The Author Who Went AWOL

Dear writers and proofreaders who happen to read this:

I’ve got a strange story to tell, and wouldn’t mind some advice. Apologies in advance if this comes across a bit rant-y – I’ll try to keep it to a minimum and stick to the essentials.

So. In March 2011 (some of you might have read this), a woman I knew from university – and with whom I keep sporadic contact – contacted me out of the blue, asking if I could proofread her thesis. Which I did.

A few weeks later (in April), when we met in person (she wanted to thank me), she asked if I would help her out by proofreading a manuscript for her first novel.  She was going to self-publish, and was looking into particulars like cover art and even an ISDN number.

To me, she seemed excited. Heck, I was a little excited for her.

As someone with my own interest in literary fiction, I thought it might be a good exercise to try. So, I took a week to decide and told her I’d do it.

We discussed details such as a payment rate (which she asked me about), and what precisely she needed me to do (read for grammatical and structural mistakes, not for tone or character profile).

I didn’t actually receive the manuscript until roughly one year later – in late April, 2012. She asked me to wait for her to re-read and revise it until she felt she had a decent-enough version ready for proofreading.

Due to my own busy schedule, I didn’t start my part of it until late May, and completed proofreading at the end of July.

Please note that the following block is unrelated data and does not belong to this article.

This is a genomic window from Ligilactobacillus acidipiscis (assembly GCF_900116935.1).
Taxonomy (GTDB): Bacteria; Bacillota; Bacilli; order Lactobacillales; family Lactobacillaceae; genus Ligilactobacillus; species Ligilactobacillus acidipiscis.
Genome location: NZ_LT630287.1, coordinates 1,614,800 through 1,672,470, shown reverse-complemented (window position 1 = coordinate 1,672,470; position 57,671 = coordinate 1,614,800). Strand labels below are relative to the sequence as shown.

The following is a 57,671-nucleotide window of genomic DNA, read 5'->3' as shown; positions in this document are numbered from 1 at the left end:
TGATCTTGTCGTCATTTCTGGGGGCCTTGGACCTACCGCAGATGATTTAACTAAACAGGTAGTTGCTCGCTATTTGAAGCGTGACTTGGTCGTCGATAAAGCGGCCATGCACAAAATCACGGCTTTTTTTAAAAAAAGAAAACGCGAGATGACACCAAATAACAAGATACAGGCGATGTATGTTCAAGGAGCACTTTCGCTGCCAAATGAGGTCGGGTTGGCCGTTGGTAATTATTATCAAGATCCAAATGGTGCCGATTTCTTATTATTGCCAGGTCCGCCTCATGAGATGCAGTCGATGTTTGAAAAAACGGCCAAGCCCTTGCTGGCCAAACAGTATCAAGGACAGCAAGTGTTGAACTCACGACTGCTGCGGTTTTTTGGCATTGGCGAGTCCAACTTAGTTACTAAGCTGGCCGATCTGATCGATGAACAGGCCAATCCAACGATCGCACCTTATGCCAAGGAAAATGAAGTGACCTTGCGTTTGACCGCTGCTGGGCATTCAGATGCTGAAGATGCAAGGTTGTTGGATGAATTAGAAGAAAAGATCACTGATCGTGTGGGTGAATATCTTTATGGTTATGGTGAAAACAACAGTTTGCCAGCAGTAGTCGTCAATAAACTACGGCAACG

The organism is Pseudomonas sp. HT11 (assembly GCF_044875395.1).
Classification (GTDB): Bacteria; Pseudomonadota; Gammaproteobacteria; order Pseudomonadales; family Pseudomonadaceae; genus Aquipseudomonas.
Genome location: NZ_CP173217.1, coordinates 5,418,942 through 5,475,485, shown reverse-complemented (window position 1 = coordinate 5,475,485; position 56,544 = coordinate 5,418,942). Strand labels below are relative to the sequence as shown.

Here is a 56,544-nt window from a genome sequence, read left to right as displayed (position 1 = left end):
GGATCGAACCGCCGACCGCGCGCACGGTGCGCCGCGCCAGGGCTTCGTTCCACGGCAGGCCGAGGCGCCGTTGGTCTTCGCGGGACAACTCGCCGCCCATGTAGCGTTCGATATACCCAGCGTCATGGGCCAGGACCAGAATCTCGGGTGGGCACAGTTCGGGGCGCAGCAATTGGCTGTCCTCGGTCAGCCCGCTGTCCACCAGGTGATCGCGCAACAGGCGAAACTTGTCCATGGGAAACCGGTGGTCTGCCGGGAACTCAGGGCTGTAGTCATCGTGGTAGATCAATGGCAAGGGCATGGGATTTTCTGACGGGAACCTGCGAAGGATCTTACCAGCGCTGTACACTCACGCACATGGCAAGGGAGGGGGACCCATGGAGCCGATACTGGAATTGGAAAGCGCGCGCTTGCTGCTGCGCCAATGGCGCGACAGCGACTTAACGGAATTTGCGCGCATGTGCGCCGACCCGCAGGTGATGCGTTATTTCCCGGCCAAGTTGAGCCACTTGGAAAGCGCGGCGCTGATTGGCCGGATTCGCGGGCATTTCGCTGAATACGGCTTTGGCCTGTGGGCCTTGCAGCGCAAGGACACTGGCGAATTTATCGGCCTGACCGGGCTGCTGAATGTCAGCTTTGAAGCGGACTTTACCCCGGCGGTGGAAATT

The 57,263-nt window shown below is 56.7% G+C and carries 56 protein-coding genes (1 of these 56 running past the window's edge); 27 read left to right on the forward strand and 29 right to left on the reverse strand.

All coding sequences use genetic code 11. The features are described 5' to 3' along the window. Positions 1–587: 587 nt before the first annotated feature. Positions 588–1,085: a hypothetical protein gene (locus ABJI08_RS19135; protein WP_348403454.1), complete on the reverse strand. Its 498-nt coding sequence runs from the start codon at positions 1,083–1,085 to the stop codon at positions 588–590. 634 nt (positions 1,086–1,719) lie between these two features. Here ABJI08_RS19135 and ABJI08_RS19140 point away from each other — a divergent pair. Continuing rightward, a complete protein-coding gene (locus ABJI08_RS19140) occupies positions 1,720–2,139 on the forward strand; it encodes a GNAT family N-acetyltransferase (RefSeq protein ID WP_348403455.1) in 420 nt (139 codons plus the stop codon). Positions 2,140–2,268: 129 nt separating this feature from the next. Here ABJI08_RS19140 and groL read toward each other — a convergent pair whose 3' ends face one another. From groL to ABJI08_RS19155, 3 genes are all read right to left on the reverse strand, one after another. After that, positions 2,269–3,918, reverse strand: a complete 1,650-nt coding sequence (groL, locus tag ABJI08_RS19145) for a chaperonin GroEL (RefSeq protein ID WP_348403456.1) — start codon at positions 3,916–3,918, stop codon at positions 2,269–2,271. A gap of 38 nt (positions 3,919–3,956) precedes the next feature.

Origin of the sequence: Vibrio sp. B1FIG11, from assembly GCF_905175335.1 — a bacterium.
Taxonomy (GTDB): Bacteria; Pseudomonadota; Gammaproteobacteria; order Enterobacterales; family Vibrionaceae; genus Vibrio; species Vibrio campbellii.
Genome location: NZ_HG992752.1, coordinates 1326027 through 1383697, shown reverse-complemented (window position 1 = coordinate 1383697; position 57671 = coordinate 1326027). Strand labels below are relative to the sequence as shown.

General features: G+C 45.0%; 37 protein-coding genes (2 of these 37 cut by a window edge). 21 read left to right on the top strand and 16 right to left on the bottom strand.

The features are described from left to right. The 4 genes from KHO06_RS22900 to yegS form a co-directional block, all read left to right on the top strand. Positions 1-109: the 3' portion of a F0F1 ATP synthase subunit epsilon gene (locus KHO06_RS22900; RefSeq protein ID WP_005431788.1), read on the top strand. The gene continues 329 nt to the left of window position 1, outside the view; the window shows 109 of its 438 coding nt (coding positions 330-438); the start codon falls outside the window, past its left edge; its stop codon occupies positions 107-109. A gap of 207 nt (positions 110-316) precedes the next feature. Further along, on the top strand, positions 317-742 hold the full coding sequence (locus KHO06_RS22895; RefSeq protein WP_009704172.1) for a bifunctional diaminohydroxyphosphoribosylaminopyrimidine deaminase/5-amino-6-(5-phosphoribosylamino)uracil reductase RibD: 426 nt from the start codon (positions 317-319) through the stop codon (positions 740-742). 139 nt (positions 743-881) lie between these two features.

In all honesty … her book wasn’t exactly my cup of tea. But I absolutely commend her for writing this while working and going to school.

After letting her know I was done, we exchanged a few e-mails about meeting to discuss her work, before I went away on vacation in September. The meeting never happened, as our schedules just didn’t seem to align.

When I returned from vacation, I sent a message to her (in early October 2012) to see if she wanted to meet. She had family obligations and three papers to write for school, so she suggested after Thanksgiving. Post-holiday, she reached out to me, and this time, it was I who had prior engagements I couldn’t re-schedule.

I contacted her a couple of days later. She was working on another paper, and proposed perhaps meeting the following week.

I didn’t hear from her for six weeks.

I didn’t press the matter, as I figured she had schoolwork to complete. So I e-mailed in November with my phone number. I believe I also tried phoning her a couple of times.

Then I sent her another message in February 2013, with my schedule, to give her options for meeting up.

Then again in April.

And once more – with feeling – at the beginning of August.

Three days later, she responded.

She said she was moving soon (she promised to send her new address) and that her e-mail address had been infected with a virus. She added she did use Facebook to keep in touch for certain people, and finally apologized if I had been trying to reach her.

So I wrote her back and included both my snail-mail and e-mail addresses.